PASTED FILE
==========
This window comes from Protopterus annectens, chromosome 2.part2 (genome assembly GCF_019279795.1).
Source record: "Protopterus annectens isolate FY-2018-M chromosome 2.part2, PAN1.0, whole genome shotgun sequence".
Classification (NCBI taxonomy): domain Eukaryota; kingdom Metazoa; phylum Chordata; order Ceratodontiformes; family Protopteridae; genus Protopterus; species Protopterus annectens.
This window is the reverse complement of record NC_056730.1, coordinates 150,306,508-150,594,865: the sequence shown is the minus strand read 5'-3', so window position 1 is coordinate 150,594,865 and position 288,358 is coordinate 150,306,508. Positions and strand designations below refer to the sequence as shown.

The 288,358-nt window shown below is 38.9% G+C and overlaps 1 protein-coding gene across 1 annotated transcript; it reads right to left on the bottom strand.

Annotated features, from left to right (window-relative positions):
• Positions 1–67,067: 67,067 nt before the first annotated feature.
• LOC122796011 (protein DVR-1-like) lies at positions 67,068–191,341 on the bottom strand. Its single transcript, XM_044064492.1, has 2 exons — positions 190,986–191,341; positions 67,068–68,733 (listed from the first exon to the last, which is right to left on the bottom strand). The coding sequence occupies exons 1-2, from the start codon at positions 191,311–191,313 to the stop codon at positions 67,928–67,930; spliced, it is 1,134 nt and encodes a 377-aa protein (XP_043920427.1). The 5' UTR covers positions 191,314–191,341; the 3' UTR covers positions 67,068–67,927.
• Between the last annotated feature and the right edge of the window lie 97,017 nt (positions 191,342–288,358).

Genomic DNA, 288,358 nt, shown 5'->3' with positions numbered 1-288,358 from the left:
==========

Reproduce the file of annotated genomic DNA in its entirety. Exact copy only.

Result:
This window comes from Protopterus annectens, chromosome 2.part2 (genome assembly GCF_019279795.1).
Source record: "Protopterus annectens isolate FY-2018-M chromosome 2.part2, PAN1.0, whole genome shotgun sequence".
Classification (NCBI taxonomy): domain Eukaryota; kingdom Metazoa; phylum Chordata; order Ceratodontiformes; family Protopteridae; genus Protopterus; species Protopterus annectens.
This window is the reverse complement of record NC_056730.1, coordinates 150,306,508-150,594,865: the sequence shown is the minus strand read 5'-3', so window position 1 is coordinate 150,594,865 and position 288,358 is coordinate 150,306,508. Positions and strand designations below refer to the sequence as shown.

The 288,358-nt window shown below is 38.9% G+C and overlaps 1 protein-coding gene across 1 annotated transcript; it reads right to left on the bottom strand.

Annotated features, from left to right (window-relative positions):
• Positions 1–67,067: 67,067 nt before the first annotated feature.
• LOC122796011 (protein DVR-1-like) lies at positions 67,068–191,341 on the bottom strand. Its single transcript, XM_044064492.1, has 2 exons — positions 190,986–191,341; positions 67,068–68,733 (listed from the first exon to the last, which is right to left on the bottom strand). The coding sequence occupies exons 1-2, from the start codon at positions 191,311–191,313 to the stop codon at positions 67,928–67,930; spliced, it is 1,134 nt and encodes a 377-aa protein (XP_043920427.1). The 5' UTR covers positions 191,314–191,341; the 3' UTR covers positions 67,068–67,927.
• Between the last annotated feature and the right edge of the window lie 97,017 nt (positions 191,342–288,358).

Genomic DNA, 288,358 nt, shown 5'->3' with positions numbered 1-288,358 from the left: